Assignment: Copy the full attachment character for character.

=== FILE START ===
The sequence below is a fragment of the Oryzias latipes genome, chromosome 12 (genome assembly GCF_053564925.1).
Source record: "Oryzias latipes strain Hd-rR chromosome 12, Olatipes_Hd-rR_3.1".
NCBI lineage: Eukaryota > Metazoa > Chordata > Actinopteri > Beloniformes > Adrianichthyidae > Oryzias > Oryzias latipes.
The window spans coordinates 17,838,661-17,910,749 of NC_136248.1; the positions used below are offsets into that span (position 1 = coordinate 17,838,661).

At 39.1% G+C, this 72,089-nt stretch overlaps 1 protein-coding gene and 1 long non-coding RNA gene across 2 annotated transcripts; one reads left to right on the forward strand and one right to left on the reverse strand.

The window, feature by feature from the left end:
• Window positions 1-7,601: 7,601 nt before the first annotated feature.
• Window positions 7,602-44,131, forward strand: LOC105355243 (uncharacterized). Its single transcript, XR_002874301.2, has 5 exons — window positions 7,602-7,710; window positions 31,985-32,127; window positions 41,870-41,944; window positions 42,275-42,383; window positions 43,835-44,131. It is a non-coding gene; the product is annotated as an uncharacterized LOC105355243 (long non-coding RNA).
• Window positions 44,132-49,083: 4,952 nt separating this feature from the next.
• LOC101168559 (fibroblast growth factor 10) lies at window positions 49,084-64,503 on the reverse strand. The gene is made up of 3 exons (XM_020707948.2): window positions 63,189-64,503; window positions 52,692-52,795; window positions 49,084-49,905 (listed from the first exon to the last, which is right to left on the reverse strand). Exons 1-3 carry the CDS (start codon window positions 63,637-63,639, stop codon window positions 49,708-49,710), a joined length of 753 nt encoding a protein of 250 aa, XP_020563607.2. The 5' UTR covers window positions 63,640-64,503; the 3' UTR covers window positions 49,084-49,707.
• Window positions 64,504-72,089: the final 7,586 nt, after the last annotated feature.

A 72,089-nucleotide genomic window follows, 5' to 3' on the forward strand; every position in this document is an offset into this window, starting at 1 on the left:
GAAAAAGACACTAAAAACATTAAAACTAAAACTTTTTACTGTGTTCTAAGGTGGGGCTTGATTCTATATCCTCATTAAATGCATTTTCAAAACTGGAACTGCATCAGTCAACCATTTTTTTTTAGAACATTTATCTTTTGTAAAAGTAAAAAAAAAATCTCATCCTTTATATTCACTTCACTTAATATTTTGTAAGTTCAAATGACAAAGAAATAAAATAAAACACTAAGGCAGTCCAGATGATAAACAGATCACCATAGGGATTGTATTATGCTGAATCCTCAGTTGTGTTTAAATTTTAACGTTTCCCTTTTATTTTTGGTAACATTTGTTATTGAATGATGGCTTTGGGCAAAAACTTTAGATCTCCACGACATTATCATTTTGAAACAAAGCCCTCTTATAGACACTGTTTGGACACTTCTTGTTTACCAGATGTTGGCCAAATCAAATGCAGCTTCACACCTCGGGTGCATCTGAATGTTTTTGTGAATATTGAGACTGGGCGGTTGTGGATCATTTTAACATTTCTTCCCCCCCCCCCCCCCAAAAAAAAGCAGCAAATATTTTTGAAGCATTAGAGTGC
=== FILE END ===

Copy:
The sequence below is a fragment of the Oryzias latipes genome, chromosome 12 (genome assembly GCF_053564925.1).
Source record: "Oryzias latipes strain Hd-rR chromosome 12, Olatipes_Hd-rR_3.1".
NCBI lineage: Eukaryota > Metazoa > Chordata > Actinopteri > Beloniformes > Adrianichthyidae > Oryzias > Oryzias latipes.
The window spans coordinates 17,838,661-17,910,749 of NC_136248.1; the positions used below are offsets into that span (position 1 = coordinate 17,838,661).

At 39.1% G+C, this 72,089-nt stretch overlaps 1 protein-coding gene and 1 long non-coding RNA gene across 2 annotated transcripts; one reads left to right on the forward strand and one right to left on the reverse strand.

The window, feature by feature from the left end:
• Window positions 1-7,601: 7,601 nt before the first annotated feature.
• Window positions 7,602-44,131, forward strand: LOC105355243 (uncharacterized). Its single transcript, XR_002874301.2, has 5 exons — window positions 7,602-7,710; window positions 31,985-32,127; window positions 41,870-41,944; window positions 42,275-42,383; window positions 43,835-44,131. It is a non-coding gene; the product is annotated as an uncharacterized LOC105355243 (long non-coding RNA).
• Window positions 44,132-49,083: 4,952 nt separating this feature from the next.
• LOC101168559 (fibroblast growth factor 10) lies at window positions 49,084-64,503 on the reverse strand. The gene is made up of 3 exons (XM_020707948.2): window positions 63,189-64,503; window positions 52,692-52,795; window positions 49,084-49,905 (listed from the first exon to the last, which is right to left on the reverse strand). Exons 1-3 carry the CDS (start codon window positions 63,637-63,639, stop codon window positions 49,708-49,710), a joined length of 753 nt encoding a protein of 250 aa, XP_020563607.2. The 5' UTR covers window positions 63,640-64,503; the 3' UTR covers window positions 49,084-49,707.
• Window positions 64,504-72,089: the final 7,586 nt, after the last annotated feature.

A 72,089-nucleotide genomic window follows, 5' to 3' on the forward strand; every position in this document is an offset into this window, starting at 1 on the left:
GAAAAAGACACTAAAAACATTAAAACTAAAACTTTTTACTGTGTTCTAAGGTGGGGCTTGATTCTATATCCTCATTAAATGCATTTTCAAAACTGGAACTGCATCAGTCAACCATTTTTTTTTAGAACATTTATCTTTTGTAAAAGTAAAAAAAAAATCTCATCCTTTATATTCACTTCACTTAATATTTTGTAAGTTCAAATGACAAAGAAATAAAATAAAACACTAAGGCAGTCCAGATGATAAACAGATCACCATAGGGATTGTATTATGCTGAATCCTCAGTTGTGTTTAAATTTTAACGTTTCCCTTTTATTTTTGGTAACATTTGTTATTGAATGATGGCTTTGGGCAAAAACTTTAGATCTCCACGACATTATCATTTTGAAACAAAGCCCTCTTATAGACACTGTTTGGACACTTCTTGTTTACCAGATGTTGGCCAAATCAAATGCAGCTTCACACCTCGGGTGCATCTGAATGTTTTTGTGAATATTGAGACTGGGCGGTTGTGGATCATTTTAACATTTCTTCCCCCCCCCCCCCCCAAAAAAAAGCAGCAAATATTTTTGAAGCATTAGAGTGC